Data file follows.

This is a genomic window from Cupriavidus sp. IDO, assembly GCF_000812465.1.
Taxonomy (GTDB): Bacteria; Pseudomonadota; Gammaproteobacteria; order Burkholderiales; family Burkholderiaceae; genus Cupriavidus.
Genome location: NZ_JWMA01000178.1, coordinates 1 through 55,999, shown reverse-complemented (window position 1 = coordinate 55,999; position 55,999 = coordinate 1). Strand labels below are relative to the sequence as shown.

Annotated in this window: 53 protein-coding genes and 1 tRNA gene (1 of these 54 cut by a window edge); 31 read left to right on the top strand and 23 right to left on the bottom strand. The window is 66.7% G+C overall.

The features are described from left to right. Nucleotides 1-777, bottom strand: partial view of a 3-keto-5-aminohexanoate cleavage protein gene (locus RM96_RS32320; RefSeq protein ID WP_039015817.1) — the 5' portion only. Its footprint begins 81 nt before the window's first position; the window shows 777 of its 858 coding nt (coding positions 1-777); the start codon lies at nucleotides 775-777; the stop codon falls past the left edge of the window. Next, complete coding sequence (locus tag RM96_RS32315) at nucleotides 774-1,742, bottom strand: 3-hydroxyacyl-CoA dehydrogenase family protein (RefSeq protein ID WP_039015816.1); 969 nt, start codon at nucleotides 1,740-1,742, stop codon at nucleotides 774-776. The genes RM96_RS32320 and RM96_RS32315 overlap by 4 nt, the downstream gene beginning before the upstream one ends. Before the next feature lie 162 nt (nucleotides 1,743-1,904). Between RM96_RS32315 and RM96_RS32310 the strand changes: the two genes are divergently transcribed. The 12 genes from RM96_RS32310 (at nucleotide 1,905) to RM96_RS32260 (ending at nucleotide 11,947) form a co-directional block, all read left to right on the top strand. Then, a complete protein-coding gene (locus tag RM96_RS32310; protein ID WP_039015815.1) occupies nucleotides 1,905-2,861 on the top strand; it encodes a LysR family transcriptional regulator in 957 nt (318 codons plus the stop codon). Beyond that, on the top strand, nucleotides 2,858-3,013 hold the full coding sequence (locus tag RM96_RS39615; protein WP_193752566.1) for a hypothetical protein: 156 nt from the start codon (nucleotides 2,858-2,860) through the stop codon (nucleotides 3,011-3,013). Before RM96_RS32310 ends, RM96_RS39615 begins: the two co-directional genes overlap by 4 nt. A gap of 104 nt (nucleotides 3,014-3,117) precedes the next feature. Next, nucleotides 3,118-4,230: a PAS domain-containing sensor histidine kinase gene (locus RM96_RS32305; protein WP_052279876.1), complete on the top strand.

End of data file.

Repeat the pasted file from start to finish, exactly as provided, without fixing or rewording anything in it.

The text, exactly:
This is a genomic window from Cupriavidus sp. IDO, assembly GCF_000812465.1.
Taxonomy (GTDB): Bacteria; Pseudomonadota; Gammaproteobacteria; order Burkholderiales; family Burkholderiaceae; genus Cupriavidus.
Genome location: NZ_JWMA01000178.1, coordinates 1 through 55,999, shown reverse-complemented (window position 1 = coordinate 55,999; position 55,999 = coordinate 1). Strand labels below are relative to the sequence as shown.

Annotated in this window: 53 protein-coding genes and 1 tRNA gene (1 of these 54 cut by a window edge); 31 read left to right on the top strand and 23 right to left on the bottom strand. The window is 66.7% G+C overall.

The features are described from left to right. Nucleotides 1-777, bottom strand: partial view of a 3-keto-5-aminohexanoate cleavage protein gene (locus RM96_RS32320; RefSeq protein ID WP_039015817.1) — the 5' portion only. Its footprint begins 81 nt before the window's first position; the window shows 777 of its 858 coding nt (coding positions 1-777); the start codon lies at nucleotides 775-777; the stop codon falls past the left edge of the window. Next, complete coding sequence (locus tag RM96_RS32315) at nucleotides 774-1,742, bottom strand: 3-hydroxyacyl-CoA dehydrogenase family protein (RefSeq protein ID WP_039015816.1); 969 nt, start codon at nucleotides 1,740-1,742, stop codon at nucleotides 774-776. The genes RM96_RS32320 and RM96_RS32315 overlap by 4 nt, the downstream gene beginning before the upstream one ends. Before the next feature lie 162 nt (nucleotides 1,743-1,904). Between RM96_RS32315 and RM96_RS32310 the strand changes: the two genes are divergently transcribed. The 12 genes from RM96_RS32310 (at nucleotide 1,905) to RM96_RS32260 (ending at nucleotide 11,947) form a co-directional block, all read left to right on the top strand. Then, a complete protein-coding gene (locus tag RM96_RS32310; protein ID WP_039015815.1) occupies nucleotides 1,905-2,861 on the top strand; it encodes a LysR family transcriptional regulator in 957 nt (318 codons plus the stop codon). Beyond that, on the top strand, nucleotides 2,858-3,013 hold the full coding sequence (locus tag RM96_RS39615; protein WP_193752566.1) for a hypothetical protein: 156 nt from the start codon (nucleotides 2,858-2,860) through the stop codon (nucleotides 3,011-3,013). Before RM96_RS32310 ends, RM96_RS39615 begins: the two co-directional genes overlap by 4 nt. A gap of 104 nt (nucleotides 3,014-3,117) precedes the next feature. Next, nucleotides 3,118-4,230: a PAS domain-containing sensor histidine kinase gene (locus RM96_RS32305; protein WP_052279876.1), complete on the top strand.